ROME, Jan 20 (Reuters) – Italian Economy Minister Giancarlo Giorgetti wants to reorganise his ministry, creating a new department to manage state-owned firms and banking regulation in a project he will put to the cabinet next week, sources told Reuters on Friday.
The proposed shake-up would enable Giorgetti and nationalist Prime Minister Giorgia Meloni to put a key ally at the heart of ministry operations to deal with the most delicate corporate issues facing Italy.
The move follows criticism from Meloni’s aides over the way previous governments dealt with Italy’s main financial dossiers, which led Rome to appoint on Thursday economist Riccardo Barbieri as Treasury director general, replacing Alessandro Rivera in the position.
These dossiers include the privatisation of national airline ITA Airways and efforts to relaunch bank Monte dei Paschi di Siena (MPS) (BMPS.MI), which is 64%-owned by the Treasury following a 2017 bailout that cost taxpayers 5.4 billion euros ($5.8 billion).
Under Giorgetti’s plan, the influential Treasury department within the ministry would be split into two units, said two sources briefed on the matter.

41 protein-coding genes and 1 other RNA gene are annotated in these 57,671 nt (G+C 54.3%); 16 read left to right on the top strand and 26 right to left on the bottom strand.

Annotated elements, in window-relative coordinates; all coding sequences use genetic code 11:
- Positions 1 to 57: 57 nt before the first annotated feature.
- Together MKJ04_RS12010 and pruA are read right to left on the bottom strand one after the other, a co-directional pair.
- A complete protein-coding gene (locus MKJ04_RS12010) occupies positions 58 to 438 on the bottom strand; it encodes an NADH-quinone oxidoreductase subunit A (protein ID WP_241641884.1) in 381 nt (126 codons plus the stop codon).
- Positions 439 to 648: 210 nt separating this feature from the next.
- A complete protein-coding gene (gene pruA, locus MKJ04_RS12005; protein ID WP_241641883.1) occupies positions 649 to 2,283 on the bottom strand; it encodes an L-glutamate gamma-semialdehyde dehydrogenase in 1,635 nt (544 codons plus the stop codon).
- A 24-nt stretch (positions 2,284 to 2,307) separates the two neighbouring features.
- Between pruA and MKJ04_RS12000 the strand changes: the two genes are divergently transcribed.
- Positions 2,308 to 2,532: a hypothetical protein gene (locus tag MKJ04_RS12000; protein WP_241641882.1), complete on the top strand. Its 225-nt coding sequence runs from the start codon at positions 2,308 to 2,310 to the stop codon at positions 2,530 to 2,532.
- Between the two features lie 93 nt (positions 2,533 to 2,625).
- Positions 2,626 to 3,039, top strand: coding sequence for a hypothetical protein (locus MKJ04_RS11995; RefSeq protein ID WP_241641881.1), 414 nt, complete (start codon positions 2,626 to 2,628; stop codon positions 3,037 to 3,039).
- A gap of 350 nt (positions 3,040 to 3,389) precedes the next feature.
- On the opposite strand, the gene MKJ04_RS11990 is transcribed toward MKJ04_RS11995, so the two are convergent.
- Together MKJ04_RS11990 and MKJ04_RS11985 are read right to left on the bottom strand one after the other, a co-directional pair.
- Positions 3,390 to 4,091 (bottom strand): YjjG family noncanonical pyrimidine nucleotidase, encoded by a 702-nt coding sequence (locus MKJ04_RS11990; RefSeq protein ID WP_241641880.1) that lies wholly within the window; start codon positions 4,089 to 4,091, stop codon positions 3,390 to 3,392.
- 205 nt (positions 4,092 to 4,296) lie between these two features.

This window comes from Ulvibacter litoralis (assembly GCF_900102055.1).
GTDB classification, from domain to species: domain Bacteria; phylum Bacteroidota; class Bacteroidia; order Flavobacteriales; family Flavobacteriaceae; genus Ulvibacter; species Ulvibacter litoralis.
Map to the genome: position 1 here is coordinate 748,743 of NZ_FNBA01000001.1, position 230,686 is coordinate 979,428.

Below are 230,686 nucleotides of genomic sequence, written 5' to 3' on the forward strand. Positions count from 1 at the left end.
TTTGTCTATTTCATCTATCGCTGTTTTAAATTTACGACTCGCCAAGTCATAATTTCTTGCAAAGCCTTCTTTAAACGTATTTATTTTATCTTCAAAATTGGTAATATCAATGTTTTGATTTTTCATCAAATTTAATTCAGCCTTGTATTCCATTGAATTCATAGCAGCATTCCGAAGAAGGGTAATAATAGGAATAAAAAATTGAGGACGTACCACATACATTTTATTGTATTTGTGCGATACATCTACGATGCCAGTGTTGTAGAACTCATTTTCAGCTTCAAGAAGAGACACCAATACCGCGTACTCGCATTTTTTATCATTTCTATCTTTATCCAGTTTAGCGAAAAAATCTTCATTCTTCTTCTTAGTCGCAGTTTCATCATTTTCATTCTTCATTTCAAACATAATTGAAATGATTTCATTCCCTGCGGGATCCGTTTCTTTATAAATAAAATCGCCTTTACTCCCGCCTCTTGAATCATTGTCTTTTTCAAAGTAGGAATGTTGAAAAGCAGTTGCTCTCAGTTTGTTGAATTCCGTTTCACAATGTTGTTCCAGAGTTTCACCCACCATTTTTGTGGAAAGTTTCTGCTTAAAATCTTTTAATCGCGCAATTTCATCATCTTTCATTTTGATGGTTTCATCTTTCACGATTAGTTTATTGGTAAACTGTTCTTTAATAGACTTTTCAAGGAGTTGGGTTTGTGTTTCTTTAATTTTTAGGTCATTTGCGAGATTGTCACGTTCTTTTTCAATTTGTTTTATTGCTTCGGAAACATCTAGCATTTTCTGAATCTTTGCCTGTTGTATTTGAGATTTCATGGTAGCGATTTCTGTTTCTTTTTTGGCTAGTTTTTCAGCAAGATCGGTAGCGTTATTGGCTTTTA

One of the units would mainly be devoted to public debt management, macroeconomic policies and European and international relations, while the other would handle state-controlled firms, public assets and financial regulation.
The newly created department is expected to have its own director general. ITA Chairman Antonino Turicchi, who has been historically close to the Italian right-wing bloc, is under consideration for the job.
One of the sources said the reorganisation plan required time to be implemented and Barbieri would continue to lead the whole Treasury department under its current set-up in the meantime.
The boards of MPS, defence group Leonardo (LDOF.MI) and power grid Terna (TRN.MI) are also due for renewal in the next few months, while a new Bank of Italy governor will have to be found when Ignazio Visco finishes his term at the end of October.
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Editing by Gavin Jones, Mark Heinrich and Keith Weir
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